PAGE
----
Live Review: The Nintendo Fusion Tour
Issue date: 10/14/05 Section: Entertainment
For the first band on a bill of five, Panic! At The Disco got a considerable amount of attention, drawing the flow of entering attendees toward the stage instead of toward the merchandise tables. Though they have an average age of just over 18, the band managed to show a maturity and showmanship beyond their limited years - front man Ryan Ross commanding the stage like he owned it, threatening to strangle himself with the microphone cord that he constantly strung around his neck during the band's electro-pop melodies. While most people in attendance came for the headliner, P!ATD managed to convert an audience of stand-offish kids into a throng of devotees during the span of their 20-minute, five-song set.
Ontario's finest, Boys Night Out, had the difficult task of being the most diverse of all the bands on the tour, as they didn't really fit into the safe pop-punk model as the rest of the bands did so nicely. They also showcased the tour's only X-chromosome in the form of new synth player and vocalist, Kara Dupuy. The band ran through songs off of their new Ferret Records album, Trainwreck, and also songs off of older records like Make Yourself Sick. It was a nice mix for the older fans who came solely to see Boys Night Out and also for the new kids, most of whom had never heard of the band before. Although I think anyone could have played this tour and the crowd would have received them enthusiastically, this crowd, comprised of mostly young girls who obviously don't study hardcore in their free time, gave the band a warm reception and by the end of their short set were ready to line up to meet the band during their meet and greet.
Judging by the amount of Motion City Soundtrack t-shirts and hoodies I saw while waiting in line, as well as the line for their merchandise table throughout the night, it was apparent that the headliners weren't the only draw on the bill. Their 30-minute set, filled with plenty of organ solos and dancing, brought the night some much needed energy and singer Justin Pierre was quite the spectacle to behold, between his "creative" hair and complaints of being an old man in front of such a youthful audience. Songs like "Everything is Alright" and "When You're Around" off of Commit This to Memory got the crowd jumping and, in some extreme cases, getting too excited, causing the front few rows to get crushed against the stage's barrier. While most of their songs began to sound like one big monotonous drone for me, the looks coming from most of the crowd clearly suggested that they thought otherwise.
Though capable of selling out this venue on their own, as they did on their own headlining tour last December, local boys (by way of Churchville, PA), The Starting Line, opted to open for Fall Out Boy on this tour. Fortunately, it was to the delight of everyone in the audience, or at least the group of 15-year-old girls next to me, who shrieked with glee throughout their entire set. Though "Bedroom Talk" and its chorus may not have pleased the numerous parents in attendance, the crowd sang along with every filthy word, as they did with the rest of the fan-favorite-filled set, including past single "The Best Of Me" and upcoming single "Inspired by the $." Starting Line super-fan (and Drexel freshman) Fiona Curran said, "The Starting Line played an entertaining set filled with upbeat songs that you could dance along to," and most of the 1,000+ people in advance agreed with her. They danced along to their irresistibly catchy set, which even got this jaded old reviewer singing along.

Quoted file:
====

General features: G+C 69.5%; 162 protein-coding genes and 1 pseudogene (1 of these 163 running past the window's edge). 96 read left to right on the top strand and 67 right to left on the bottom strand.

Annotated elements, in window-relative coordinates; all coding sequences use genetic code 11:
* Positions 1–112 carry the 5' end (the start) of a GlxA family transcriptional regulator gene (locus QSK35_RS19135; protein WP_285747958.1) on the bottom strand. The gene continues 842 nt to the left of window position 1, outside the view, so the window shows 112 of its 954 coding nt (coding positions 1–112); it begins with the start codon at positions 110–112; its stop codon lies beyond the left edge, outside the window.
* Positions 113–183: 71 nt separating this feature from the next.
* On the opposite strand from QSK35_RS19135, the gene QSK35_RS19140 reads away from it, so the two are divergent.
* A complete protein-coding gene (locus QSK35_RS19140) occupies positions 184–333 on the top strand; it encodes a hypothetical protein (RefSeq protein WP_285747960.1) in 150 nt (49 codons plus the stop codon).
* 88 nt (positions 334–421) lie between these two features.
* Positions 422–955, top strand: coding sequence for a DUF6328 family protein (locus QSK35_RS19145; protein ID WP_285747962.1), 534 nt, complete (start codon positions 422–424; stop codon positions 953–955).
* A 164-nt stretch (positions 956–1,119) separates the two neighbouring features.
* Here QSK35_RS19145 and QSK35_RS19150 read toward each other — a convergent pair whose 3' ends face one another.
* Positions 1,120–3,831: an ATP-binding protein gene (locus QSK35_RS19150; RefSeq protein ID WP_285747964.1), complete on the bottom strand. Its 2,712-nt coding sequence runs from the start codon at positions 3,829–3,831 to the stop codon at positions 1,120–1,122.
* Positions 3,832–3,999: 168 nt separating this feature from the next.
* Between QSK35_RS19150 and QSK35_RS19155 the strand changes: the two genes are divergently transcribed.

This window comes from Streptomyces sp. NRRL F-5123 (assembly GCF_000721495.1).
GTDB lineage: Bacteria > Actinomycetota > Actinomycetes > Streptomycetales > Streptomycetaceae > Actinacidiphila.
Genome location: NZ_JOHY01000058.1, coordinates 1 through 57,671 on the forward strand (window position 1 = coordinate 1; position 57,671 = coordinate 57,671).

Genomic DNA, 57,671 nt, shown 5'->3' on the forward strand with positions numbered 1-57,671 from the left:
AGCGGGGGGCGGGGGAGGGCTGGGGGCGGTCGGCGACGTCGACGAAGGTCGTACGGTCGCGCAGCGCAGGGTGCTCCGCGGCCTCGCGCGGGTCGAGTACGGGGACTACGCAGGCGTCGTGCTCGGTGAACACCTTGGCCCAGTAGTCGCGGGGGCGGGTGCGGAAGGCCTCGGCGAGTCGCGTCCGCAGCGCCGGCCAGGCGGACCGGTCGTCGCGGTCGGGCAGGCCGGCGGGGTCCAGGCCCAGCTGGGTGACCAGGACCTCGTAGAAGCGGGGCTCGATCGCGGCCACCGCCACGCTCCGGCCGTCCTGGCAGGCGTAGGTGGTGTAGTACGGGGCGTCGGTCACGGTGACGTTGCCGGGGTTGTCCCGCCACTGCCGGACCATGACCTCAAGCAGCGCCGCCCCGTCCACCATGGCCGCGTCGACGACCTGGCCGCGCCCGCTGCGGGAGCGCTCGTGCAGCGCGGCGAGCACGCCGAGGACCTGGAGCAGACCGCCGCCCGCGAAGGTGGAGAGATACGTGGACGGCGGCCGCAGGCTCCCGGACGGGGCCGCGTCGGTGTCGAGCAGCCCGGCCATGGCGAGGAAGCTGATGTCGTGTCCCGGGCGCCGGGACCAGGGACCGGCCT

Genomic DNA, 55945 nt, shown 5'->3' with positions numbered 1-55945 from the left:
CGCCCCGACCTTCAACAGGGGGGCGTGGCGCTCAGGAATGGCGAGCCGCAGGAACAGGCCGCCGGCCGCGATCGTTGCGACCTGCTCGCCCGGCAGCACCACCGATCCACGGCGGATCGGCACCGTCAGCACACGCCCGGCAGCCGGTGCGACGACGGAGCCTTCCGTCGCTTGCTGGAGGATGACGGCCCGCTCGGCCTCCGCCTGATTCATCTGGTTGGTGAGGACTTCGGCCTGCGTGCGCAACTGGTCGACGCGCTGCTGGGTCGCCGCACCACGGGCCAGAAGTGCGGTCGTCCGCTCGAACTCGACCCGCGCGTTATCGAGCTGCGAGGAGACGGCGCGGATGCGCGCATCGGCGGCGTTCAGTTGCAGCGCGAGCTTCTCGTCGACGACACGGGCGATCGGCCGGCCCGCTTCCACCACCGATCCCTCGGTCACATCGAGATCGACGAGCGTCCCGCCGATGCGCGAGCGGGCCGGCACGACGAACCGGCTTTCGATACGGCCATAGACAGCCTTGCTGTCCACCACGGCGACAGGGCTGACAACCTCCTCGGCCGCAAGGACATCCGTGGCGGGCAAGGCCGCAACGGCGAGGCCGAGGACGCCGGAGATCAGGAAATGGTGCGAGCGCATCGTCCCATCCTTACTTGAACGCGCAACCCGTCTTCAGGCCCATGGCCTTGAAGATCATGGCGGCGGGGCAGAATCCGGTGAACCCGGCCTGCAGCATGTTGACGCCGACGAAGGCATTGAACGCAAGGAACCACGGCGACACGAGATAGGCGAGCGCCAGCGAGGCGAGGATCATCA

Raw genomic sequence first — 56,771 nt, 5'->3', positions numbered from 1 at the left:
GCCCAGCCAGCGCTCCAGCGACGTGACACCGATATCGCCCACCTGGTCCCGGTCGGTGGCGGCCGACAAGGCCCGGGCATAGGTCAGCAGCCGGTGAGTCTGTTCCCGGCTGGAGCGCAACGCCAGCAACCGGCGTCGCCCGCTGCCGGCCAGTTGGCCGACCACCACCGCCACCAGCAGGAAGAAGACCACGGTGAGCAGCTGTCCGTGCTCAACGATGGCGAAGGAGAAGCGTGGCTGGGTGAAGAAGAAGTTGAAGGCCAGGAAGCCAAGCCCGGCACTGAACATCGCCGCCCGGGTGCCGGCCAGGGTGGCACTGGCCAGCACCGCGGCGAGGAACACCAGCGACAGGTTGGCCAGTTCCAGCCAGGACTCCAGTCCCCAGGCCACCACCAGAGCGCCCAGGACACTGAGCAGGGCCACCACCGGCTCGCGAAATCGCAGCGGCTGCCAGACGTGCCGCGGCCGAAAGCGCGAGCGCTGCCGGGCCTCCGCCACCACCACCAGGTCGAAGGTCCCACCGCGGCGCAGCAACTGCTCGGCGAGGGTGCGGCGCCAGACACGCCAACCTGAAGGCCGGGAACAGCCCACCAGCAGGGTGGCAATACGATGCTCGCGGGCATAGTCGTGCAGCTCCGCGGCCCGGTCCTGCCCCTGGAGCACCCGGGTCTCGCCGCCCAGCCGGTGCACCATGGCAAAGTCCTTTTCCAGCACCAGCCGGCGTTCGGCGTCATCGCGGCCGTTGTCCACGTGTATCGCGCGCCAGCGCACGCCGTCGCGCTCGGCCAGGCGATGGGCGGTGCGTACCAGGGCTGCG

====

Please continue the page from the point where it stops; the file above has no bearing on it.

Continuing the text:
Even though the four opening bands had garnered much well-deserved attention and applause, it was obvious by looking at the crowd and its homemade t-shirts that most people were here for one thing and one thing only: the headliners, Fall Out Boy. After having a stagehand walk across the stage with a cue card announcing that the audience was about to view "Act One" of the night's spectacle, the band took to the stage decked out in their schoolboy best, launching into the first song off of From Under the Cork Tree, "Our Lawyers Made Us Change The Name Of This Song So We Wouldn't Get Sued." What followed was an hour of unbridled, exuberant, sheer fun that would make even the most jaded cynic's reserve crumble. Though what they play is nothing new or ground breaking in any way, shape or form, they play it with such skill and conviction that you have to admire them, fan or not. Singer Patrick Stump is billed as the front man, namely because he sings the songs, but he clearly didn't run the show - bassist Pete Wentz delivered all of the stage banter and showed off his numerous talents, including bass-licking and jumping from the speaker risers, for the crowd. The mix of songs was eclectic - fan favorites from Take This To Your Grave like "Grand Theft Autumn" and "Chicago is So Two Years Ago" mingled with recent Top 40 single "Sugar We're Going Down", new single "Dance Dance", and even a song, "Moving Pictures", from their long-forgotten debut for a mixture that managed to please even the crabbiest old fan. The energy remained high, even through the mid-set costume change, and by the last notes of set-closer "Saturday", everyone in the audience was covered in sweat, worn out from constant pogoing and singing along.
Though the shrieks of the youngest fans may have been more than I could stand, the night turned out to be an ideal way to spend five hours on a Sunday night, in the company of some of the scene's best and brightest.